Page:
Service, Athletics and Research Shape Students

A Westmont education offers students many ways to learn, grow and develop their calling in life.

Spencer Dusebout

Spencer Dusebout

Using H4O to Bring H20 to the World

While in high school, Spencer Dusebout ’15 traveled to Belize with his Santa Barbara church to live in a Mayan community and soak up the culture. When he returned, he couldn’t forget the women and children from the impoverished village who walked for hours to reach the closest water supply. “It looked more like coffee than river water,” he says. “This was the water they carried back for drinking, bathing and washing the dishes. That image stuck with us and inspired us to act.”

Spencer, then 16, co-founded Hands 4 Others (H4O) to bring clean water to the 1.1 billion people without access. He began raising funds with bake sales while giving impassioned presentations about their first project piping water to 3,000 villagers in Bondeni, Kenya.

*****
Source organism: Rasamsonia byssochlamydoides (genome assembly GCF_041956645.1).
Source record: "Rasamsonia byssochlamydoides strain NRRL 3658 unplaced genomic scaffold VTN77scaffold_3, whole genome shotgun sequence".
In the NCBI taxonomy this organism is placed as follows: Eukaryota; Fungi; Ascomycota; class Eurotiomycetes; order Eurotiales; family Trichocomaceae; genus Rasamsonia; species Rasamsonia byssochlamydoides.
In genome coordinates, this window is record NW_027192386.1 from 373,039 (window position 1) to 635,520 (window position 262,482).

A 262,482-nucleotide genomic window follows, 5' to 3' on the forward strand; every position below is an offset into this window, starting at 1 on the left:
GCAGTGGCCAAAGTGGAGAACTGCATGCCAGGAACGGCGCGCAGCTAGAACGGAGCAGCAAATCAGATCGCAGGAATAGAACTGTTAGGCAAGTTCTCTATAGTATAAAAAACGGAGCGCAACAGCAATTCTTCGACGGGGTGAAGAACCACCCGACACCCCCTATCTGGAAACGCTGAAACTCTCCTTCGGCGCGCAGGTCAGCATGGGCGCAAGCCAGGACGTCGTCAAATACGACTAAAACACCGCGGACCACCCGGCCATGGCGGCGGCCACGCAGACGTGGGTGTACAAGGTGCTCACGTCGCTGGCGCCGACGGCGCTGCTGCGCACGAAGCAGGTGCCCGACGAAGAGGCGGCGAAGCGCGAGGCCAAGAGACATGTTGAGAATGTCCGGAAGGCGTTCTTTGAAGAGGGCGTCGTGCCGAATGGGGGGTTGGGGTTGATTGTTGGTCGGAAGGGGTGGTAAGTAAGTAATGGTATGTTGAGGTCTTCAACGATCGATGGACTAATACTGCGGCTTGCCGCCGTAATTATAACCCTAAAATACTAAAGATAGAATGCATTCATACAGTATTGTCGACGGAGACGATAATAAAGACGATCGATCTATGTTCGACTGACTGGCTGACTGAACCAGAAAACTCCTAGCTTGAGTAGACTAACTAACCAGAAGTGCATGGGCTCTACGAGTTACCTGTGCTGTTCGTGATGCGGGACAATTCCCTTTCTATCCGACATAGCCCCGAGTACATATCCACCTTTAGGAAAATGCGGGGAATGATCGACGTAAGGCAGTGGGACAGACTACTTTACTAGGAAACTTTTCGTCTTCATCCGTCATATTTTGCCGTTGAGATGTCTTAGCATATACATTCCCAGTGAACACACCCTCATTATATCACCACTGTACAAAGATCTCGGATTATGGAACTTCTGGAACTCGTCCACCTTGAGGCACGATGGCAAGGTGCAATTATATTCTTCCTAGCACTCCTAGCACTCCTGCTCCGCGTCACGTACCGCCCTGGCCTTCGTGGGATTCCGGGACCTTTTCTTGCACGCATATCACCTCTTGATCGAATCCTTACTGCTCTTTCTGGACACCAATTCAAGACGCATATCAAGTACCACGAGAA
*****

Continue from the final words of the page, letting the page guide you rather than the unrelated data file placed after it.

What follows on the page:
The grassroots effort attracted the attention of adults and teenagers. “We created a movement of young people who are trying to solve water crises,” he says. “We provided the kind of inspiration many teens were looking for.”

Since 2009, H4O has brought clean water to more than 100,000 people in 10 countries in Africa, Latin America and Asia. The organization has created a vibrant youth movement in Santa Barbara, the Bay Area, Denver, St. Andrews, Scotland, and England. For more information, see www.hands4others.org.

Spencer majors in both economics and business and religious studies. “Westmont has given me everything I wanted: great academics, great people and a faith-based education,” he says. “It has integrated my desires and passions in business, helping others and expanding the kingdom of God. It’s been a perfect fit.”

In Spencer’s Business at the Bottom of the Pyramid class spring semester with Professor Rick Ifland, he learned more about applying his faith in the world. “Studying business and religious studies and getting all the benefits of a liberal arts education, I have learned the value in using my God-given talents in the field and to glorify God,” he says.

During spring break, the class traveled to Haiti to set up seven small businesses. “I’ve traveled a good amount with H4O, but this trip was one of the most important things I’ve ever done because it confirmed that we can use business to change people’s lives while showing them the love of Christ.”